Using a small tank of water in a Colorado laboratory, Air Force researchers have captured 99 percent of the energy of a model ocean wave, proving it's possible to use aeronautical principles to harness the power of the oceans.
The researchers used a cycloidal turbine, a lift-based energy converter, to grab the energy of a simulated deep-ocean wave. It can change direction almost instantly, and its structure is similar to that of a Voith Schneider propeller, which is used to power tugboats.
It involves a main power shaft and a few hydrofoils whose angle of attack can be adjusted to meet the wave. The main shaft is aligned parallel with the wave crests, according to a paper describing the system presented at an American Society of Mechanical Engineers conference.
The entire concept is not unlike a helicopter propulsion system, which involves shifting the angle of attack of the main rotor blades to move the helicopter sideways or to pitch forward and back. That explains why Air Force aeronautics researchers are involved — some of the people working on this project have studied fluid dynamics for military aircraft and NASA spacecraft, according to an Air Force news release.
The research is part of a National Science Foundation-funded project to build the world's first free-floating submerged wave energy converter. In a series of experiments, the system was able to convert 95 percent of an incoming wave's energy into mechanical energy, driving the shaft. The rest of the energy was lost to harmonic waves. But after some tweaks, the Air Force team, led by Dr. Stefan Siegel, was able to improve the energy conversion rate to 99 percent. The work was performed in a small tank, a 1:1300 scale version of the system's size in the ocean.
The team's grant runs through this September, but the results were so promising that the Department of Energy is providing $400,000 to build a bigger simulator tank at 1:10 scale. The next steps are to improve the converter's survivability in severe weather, and to study methods for transferring energy to the grid.
F#@&!!!!!!!!!!! I was just working on this concept! dontcha' hate that?
I wonder what the energy conversion rate was before this concept? 99 percent is incredible!
99% on a 1:300th scale model?!... sounds good but a lot can happen when you make the actual device. I just wish this gets thru testing and off to production 'coz I'll be buying one :D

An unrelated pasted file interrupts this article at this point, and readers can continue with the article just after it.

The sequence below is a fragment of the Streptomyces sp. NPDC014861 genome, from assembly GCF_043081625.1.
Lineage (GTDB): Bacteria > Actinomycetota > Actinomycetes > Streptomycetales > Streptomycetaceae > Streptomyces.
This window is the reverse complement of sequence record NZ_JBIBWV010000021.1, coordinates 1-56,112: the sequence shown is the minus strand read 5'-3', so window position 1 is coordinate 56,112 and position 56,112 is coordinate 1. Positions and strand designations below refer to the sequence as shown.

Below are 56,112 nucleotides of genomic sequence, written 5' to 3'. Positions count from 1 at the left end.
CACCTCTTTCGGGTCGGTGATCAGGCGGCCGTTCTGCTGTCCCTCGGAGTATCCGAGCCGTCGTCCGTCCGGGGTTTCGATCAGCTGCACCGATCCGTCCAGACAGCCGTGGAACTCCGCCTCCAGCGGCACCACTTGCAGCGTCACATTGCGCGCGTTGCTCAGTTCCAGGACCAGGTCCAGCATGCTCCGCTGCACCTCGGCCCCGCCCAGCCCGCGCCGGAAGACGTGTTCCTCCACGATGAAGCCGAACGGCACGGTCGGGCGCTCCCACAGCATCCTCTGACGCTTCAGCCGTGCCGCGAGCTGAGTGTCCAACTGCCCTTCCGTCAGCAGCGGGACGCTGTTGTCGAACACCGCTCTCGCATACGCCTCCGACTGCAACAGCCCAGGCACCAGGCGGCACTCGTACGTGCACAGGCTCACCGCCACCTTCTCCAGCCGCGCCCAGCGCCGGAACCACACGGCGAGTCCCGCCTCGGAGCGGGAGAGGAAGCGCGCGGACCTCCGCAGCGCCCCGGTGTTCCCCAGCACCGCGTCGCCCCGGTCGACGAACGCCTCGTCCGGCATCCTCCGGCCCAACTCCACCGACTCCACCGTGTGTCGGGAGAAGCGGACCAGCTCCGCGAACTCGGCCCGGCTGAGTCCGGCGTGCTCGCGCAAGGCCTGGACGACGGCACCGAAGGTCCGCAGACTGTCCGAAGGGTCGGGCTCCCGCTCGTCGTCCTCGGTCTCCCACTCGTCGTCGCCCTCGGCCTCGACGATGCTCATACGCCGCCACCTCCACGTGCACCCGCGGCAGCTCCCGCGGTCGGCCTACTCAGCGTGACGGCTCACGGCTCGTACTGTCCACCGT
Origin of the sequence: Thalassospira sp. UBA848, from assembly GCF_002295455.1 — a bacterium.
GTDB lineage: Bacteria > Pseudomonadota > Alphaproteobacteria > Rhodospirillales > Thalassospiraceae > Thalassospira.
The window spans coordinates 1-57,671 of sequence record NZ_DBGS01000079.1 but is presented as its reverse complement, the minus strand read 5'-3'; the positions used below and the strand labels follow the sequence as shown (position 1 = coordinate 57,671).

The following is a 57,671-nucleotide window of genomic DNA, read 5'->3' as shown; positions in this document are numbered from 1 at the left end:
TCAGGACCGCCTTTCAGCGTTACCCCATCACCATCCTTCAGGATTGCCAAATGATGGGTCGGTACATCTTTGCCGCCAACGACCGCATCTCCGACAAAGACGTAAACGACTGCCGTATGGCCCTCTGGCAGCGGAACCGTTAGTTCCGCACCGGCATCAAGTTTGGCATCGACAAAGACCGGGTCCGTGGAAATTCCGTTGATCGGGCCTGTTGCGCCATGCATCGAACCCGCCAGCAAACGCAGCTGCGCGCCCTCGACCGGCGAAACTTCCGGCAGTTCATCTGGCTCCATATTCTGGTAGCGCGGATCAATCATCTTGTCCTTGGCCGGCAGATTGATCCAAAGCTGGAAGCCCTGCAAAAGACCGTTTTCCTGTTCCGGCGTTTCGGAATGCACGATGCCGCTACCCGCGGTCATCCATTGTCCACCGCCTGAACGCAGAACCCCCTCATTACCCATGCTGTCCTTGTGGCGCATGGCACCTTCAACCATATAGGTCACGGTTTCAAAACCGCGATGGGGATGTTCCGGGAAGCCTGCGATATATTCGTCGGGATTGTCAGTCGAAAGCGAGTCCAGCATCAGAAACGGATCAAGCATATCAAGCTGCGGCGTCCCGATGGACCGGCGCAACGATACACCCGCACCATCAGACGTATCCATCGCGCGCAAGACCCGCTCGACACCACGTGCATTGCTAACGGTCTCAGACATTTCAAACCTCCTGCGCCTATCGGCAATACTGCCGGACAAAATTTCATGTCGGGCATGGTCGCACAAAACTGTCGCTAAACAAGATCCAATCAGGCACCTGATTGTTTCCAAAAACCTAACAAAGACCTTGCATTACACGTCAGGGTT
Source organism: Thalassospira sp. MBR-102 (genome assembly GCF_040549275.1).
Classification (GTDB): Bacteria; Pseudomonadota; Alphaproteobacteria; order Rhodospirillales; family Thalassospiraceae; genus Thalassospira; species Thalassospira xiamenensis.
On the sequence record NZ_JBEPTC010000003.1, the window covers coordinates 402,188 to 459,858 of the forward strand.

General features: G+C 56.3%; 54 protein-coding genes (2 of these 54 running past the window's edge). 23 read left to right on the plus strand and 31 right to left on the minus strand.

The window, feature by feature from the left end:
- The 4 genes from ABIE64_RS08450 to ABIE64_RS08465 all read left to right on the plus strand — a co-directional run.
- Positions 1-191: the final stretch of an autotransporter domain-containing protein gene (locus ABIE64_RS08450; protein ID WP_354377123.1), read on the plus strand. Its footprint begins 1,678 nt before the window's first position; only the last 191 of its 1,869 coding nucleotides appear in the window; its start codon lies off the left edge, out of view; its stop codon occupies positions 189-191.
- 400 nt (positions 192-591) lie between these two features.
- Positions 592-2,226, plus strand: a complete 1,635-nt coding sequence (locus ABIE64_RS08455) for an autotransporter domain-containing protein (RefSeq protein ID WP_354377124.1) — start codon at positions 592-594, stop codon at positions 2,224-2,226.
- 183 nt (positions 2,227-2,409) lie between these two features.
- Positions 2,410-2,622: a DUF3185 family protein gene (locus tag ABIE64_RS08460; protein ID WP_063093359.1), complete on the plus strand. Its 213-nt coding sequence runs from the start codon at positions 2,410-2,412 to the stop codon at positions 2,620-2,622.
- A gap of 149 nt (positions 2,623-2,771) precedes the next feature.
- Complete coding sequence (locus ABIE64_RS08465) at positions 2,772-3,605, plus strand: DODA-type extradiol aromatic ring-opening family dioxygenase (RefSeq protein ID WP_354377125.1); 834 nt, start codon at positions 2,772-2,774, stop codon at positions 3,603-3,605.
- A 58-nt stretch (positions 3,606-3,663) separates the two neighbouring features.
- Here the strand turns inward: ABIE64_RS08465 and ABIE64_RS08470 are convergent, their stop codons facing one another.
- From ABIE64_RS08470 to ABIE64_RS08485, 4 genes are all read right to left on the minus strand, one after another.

Cool! This would solve many of the problems of tethered wave turbines. It's probably all below the surface, so the folks at Cape Cod (and anyone else with an ocean view) should want this over offshore wind turbines any day. Wonder why the Naval Academy didn't think of this?
note that they are talking conversion to MECHANICAL energy - if you want electricity, you still have to convert the Mech to Elec.
The % on that is not 99%, but it is pretty good. I don't know the best conversion rates of Mech to Elec - anyone here know the stats?
Water turbines have often gotten very high efficiencies, in excess of 90% for 150 years. Of course doing that with the energy in a wave is a bit different. Note that they are claiming to extract most of the energy from the wave itself, but not all of the energy from the moving water. If one could theoretically extract 100% of the kinetic energy from a water source then the water would stop dead in its tracks, and one clearly doesn't want that to happen in one's turbines either. One wants the water to have enough energy left in it to continue to flow away at a reasonable rate.
Efficiency is actually not the key issue here anyway. Many people get distracted by these numbers, as though that it the be all and end all of an energy system. Theoretically, if a system were cheap enough and the energy input were plentiful enough, a 1% efficient system might be just fine for one's needs. In the early days of solar panels they had horrible efficiency, but were still just fine for certain space applications and still better in terms of weight and cost, compared to the alternatives. Nowadays, they are way better than that, which makes them useful in a variety of terrestrial applications too.
Ultimately, what matters in any power plant is the unit cost to deliver the power all the way down to the end user. High efficiency often helps lower this cost, but it is not the only thing, nor does that matter if the system is always going off line or needing to be serviced.
Generating electricity from this mechanical energy may not be the best thing to do with some of these system. Perhaps running a forward or reverse osmosis system with the mechanical energy to produce fresh water would be more valuable, for example. The alternative is that most osmosis systems would use electrical power, produced and transmitted from far away. By contrast, if you burn coal to generate electricity then you can expect that you only get about 1/3 to 1/4 of the energy from the coal turned into electricity, and less than that when it is transmitted, and used to run a pump hundreds of miles away. That's to say nothing of the environmental impact of burning coal, or unrefined crude, to purify one's water.